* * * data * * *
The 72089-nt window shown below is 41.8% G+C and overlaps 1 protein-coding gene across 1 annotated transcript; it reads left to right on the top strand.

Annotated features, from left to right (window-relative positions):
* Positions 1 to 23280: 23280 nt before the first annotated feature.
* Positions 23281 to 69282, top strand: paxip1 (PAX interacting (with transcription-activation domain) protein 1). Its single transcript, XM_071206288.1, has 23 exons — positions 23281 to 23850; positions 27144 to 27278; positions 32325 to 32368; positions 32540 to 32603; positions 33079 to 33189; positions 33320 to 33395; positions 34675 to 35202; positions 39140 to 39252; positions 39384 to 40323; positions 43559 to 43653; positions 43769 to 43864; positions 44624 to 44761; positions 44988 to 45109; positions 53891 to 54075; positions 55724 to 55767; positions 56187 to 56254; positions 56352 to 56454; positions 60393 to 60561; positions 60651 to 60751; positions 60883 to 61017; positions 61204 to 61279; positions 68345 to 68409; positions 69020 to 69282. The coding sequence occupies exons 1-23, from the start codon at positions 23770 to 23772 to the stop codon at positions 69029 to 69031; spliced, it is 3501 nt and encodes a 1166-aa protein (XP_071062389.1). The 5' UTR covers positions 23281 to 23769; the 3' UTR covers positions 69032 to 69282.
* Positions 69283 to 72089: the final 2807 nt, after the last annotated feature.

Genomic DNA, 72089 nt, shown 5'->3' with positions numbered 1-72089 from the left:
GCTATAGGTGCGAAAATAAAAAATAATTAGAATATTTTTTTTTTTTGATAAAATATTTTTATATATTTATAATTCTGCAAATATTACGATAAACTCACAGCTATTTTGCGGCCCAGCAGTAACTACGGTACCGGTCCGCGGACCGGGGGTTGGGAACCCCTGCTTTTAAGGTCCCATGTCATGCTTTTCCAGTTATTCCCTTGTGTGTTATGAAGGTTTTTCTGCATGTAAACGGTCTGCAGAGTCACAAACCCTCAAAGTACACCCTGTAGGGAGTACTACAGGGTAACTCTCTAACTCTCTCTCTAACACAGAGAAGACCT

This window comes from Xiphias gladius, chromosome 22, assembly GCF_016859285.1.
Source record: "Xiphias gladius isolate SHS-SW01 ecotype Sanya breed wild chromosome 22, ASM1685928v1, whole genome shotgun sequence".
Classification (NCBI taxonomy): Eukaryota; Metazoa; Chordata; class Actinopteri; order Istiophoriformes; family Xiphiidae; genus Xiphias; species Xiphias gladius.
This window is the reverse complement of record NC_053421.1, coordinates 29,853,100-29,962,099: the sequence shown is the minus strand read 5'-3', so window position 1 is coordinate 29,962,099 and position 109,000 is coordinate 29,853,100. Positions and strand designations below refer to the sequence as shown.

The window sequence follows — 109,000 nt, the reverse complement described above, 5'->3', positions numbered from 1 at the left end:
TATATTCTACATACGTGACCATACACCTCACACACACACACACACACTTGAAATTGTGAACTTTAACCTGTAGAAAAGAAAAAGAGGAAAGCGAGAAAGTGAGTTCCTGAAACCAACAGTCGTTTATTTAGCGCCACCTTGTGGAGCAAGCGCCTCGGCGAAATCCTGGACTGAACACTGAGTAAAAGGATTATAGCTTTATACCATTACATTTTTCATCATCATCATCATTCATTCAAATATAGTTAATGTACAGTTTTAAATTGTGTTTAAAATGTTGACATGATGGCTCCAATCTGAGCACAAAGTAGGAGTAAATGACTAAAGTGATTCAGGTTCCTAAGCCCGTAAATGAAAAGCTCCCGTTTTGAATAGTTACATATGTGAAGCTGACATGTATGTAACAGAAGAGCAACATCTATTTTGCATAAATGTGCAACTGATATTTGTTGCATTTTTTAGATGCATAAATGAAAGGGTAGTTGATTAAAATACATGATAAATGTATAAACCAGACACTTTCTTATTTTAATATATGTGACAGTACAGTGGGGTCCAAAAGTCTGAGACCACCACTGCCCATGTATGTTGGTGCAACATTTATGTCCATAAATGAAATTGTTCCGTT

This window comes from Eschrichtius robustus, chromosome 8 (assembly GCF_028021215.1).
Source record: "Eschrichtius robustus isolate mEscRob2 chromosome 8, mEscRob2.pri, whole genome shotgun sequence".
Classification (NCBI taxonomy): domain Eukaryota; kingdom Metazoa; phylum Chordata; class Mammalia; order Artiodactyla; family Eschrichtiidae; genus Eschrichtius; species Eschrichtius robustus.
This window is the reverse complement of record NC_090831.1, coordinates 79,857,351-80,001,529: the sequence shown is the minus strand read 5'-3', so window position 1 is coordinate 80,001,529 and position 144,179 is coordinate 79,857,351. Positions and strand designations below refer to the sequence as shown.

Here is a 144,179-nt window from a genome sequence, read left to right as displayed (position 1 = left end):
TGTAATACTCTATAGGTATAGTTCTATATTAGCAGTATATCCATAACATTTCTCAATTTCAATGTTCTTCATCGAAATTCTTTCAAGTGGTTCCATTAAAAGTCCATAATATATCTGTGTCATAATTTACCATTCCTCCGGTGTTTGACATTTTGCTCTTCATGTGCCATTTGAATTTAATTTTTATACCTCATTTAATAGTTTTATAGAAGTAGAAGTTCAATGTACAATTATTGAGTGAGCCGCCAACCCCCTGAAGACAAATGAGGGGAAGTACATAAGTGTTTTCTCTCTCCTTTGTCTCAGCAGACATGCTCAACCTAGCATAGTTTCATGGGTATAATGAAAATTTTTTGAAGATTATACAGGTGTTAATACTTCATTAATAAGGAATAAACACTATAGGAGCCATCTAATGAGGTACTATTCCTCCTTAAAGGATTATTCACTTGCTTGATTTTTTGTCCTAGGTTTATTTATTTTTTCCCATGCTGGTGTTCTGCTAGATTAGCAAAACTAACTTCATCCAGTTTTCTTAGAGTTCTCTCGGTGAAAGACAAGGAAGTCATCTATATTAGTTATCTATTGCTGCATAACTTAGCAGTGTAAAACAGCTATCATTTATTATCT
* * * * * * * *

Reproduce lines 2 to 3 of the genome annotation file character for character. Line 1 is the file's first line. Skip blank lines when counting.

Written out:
Annotated features, from left to right (window-relative positions):
* Positions 1 to 23280: 23280 nt before the first annotated feature.